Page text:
Dissatisfied vs. Unsatisfied

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Don’t mix up dissatisfied with unsatisfied. Dissatisfied applies only to people who are unhappy, frustrated or disappointed with a thing, person or situation.  Examples:

  • I was dissatisfied with the service I received at the restaurant.
  • She was dissatisfied with his response to her question.

Unsatisfied refers to the feeling of needing more and can be used with abstract items. Examples:

  • Despite the hearty meal, his hunger remained unsatisfied.
  • She has had the bill for three weeks, but it still remained unsatisfied.

The adjective is dissatisfaction.

Here are some quotations from publications around the web:

No, that’s not a real statistic. Yet Ilana hasn’t been alone in her sexual frustration. Several shows recently have been depicting women as unsatisfied. Like Ilana, they’re determined to do something about it — and a finding man isn’t necessarily part of the equation. – LA Times

More people than ever are dissatisfied with the products and services they buy, according to a new report from Arizona State University’s W.P. Carey School of Business. And when there is a problem, we’re less happy with the customer service we receive. – USA Today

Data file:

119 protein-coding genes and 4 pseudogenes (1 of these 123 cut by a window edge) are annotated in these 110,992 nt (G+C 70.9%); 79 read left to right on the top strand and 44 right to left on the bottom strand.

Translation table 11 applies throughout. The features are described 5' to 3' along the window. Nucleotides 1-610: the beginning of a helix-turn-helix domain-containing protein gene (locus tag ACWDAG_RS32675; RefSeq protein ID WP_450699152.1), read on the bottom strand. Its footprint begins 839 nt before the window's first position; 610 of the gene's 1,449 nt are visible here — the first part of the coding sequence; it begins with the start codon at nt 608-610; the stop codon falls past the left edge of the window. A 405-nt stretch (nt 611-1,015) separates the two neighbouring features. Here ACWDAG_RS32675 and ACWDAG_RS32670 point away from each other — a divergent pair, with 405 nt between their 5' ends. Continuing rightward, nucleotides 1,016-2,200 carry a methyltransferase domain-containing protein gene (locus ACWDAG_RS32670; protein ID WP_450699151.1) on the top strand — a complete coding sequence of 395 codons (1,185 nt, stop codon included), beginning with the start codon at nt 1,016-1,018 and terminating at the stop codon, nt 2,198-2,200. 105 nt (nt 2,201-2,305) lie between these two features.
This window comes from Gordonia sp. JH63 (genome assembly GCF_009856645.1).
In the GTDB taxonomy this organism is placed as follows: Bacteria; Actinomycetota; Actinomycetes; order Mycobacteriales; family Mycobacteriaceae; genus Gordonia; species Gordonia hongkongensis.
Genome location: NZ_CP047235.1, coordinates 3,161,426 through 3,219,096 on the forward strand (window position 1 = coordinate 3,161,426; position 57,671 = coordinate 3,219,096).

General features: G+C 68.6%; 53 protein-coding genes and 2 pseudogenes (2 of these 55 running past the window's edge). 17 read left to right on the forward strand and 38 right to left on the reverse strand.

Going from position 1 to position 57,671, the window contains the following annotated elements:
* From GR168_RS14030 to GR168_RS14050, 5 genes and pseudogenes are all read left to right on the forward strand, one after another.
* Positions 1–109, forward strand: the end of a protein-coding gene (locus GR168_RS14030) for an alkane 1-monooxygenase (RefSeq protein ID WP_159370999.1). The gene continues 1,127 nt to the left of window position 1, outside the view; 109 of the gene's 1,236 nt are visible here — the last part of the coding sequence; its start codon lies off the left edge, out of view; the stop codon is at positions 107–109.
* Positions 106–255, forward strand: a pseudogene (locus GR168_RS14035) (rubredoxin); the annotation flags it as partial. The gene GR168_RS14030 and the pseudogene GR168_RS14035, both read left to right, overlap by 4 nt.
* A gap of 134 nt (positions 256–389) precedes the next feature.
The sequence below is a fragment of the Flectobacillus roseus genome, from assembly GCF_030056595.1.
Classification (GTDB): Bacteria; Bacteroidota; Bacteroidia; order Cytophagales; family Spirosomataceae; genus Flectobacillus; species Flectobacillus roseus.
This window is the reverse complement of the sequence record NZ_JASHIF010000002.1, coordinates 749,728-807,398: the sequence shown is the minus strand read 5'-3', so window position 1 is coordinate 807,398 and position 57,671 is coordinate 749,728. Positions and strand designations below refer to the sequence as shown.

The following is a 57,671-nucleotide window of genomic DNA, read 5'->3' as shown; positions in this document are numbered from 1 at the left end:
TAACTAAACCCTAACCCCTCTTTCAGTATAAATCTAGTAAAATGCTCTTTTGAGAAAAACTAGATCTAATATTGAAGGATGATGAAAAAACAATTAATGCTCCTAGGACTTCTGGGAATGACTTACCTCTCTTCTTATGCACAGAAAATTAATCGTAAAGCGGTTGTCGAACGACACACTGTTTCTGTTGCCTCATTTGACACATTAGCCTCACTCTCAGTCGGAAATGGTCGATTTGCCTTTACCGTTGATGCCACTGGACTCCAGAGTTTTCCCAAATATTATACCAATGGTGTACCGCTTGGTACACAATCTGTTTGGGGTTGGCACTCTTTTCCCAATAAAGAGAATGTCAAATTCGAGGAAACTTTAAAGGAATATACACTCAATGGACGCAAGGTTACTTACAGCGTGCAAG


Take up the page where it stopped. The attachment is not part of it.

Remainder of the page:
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3 thoughts on “Dissatisfied vs. Unsatisfied”

  1. ‘She has had the bill for three weeks, but it still remained unsatisfied’ is incomprehensible; how about “……but it remains unpaid? If you want to use the word ‘unsatisfied’ look for a different sentence.

  2. Dissatisfied may exclude non-humans. However, I think that Unsatisfied can include humans as well as the abstract.

  3. On the page for unsatisfied vs dissatisfied, you have…..

    “The adjective is dissatisfaction” .

    That’s obviously not correct. (Noun).

    Hope this helps.

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